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Intussusception in a 51-year-old male
  1. R Persiani1,
  2. A Biondi1,
  3. L Luigi2,
  4. A Grieco3,
  5. S Rausei1,
  6. D D’Ugo1
  1. 1
    General Surgery Unit, Department of Surgery, Catholic University, Rome, Italy
  2. 2
    Department of Pathology, Catholic University, Rome, Italy
  3. 3
    Department of Internal Medicine, Catholic University, Rome, Italy
  1. Dr Alberto Biondi, General Surgery Unit, Department of Surgery, Catholic University of Rome, Largo A. Gemelli 8, 00167 Rome, Italy; biondi.alberto{at}tiscali.it

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Clinical presentation

A 51-year-old man with a 3-month history of watery diarrhoea, marked weight loss and recurrent abdominal pain was admitted to the emergency department with severe abdominal pain and vomiting. Laboratory investigation showed anaemia, leucocytosis and hypoalbuminaemia (1.9 g/dl, normal range 3.4–4.8 g/dl). Abdominal computed tomography scan revealed dilated small bowel loops, and multiple “target” signs, suggestive of intussusceptions (fig. 1A).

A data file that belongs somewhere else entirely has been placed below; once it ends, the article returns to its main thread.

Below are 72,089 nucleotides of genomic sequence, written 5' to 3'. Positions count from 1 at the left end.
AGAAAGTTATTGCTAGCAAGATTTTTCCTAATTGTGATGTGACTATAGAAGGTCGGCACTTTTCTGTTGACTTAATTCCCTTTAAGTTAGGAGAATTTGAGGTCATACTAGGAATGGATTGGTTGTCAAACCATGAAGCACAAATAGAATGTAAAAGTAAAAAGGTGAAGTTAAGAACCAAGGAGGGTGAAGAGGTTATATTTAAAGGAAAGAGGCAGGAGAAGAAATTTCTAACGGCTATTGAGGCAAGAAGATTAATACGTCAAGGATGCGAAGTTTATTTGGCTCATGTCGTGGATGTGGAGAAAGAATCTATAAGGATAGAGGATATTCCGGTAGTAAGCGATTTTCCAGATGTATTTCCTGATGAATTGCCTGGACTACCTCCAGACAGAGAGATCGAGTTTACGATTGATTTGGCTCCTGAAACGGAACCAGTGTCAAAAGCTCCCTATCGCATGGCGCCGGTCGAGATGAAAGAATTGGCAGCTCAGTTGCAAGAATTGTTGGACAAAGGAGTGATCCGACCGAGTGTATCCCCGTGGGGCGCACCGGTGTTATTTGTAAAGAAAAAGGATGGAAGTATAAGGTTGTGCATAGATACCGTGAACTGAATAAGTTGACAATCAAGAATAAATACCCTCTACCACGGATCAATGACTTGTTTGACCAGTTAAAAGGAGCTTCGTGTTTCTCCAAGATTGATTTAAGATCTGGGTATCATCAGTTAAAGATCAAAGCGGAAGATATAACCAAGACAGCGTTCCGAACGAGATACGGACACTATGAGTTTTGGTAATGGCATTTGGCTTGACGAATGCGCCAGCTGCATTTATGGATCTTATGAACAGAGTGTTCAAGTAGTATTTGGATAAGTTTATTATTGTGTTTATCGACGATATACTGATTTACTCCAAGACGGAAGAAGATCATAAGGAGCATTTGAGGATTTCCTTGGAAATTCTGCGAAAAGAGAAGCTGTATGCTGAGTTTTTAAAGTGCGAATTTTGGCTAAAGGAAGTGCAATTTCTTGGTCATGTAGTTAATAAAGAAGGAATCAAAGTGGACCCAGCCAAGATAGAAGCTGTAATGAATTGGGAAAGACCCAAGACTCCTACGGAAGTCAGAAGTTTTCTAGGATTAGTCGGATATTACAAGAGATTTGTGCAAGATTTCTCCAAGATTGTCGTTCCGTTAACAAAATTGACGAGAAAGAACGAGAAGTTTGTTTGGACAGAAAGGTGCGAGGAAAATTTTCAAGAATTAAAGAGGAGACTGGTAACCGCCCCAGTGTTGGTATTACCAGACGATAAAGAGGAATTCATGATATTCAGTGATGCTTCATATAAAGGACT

Figure 1 (A) Abdominal CT scan showing multiple “target signs”. (B) Intraoperative appearance of the intussusceptions. (C) Resected jejunum and ileum showing multiple polypoid lesions. (D) A section of polypoid lesion showing dense lymphoid infiltrate with large lymphoid cells (haematoxylin and eosin, ×400).

At surgical exploration multiple polypoid lesions (ranging from 1 to 5 cm in diameter) were found in all segments of the jejunum and ileum. Two of these masses acted as leading points causing irreductable intussusceptions (fig. 1B). An extended resection of the small bowel encompassing all the polypoid lesions and the intussuscepted jejunal segments was performed (fig. 1C). Histopathological findings showed villous atrophy with a dense lymphoid infiltrate in the lamina propria of the entire resected specimen; large lymphoid cells were retrieved in polypoid lesions (fig. 1D).

Question

What is the diagnosis?

See page 10.1136/gut.2006.114892a for answer.

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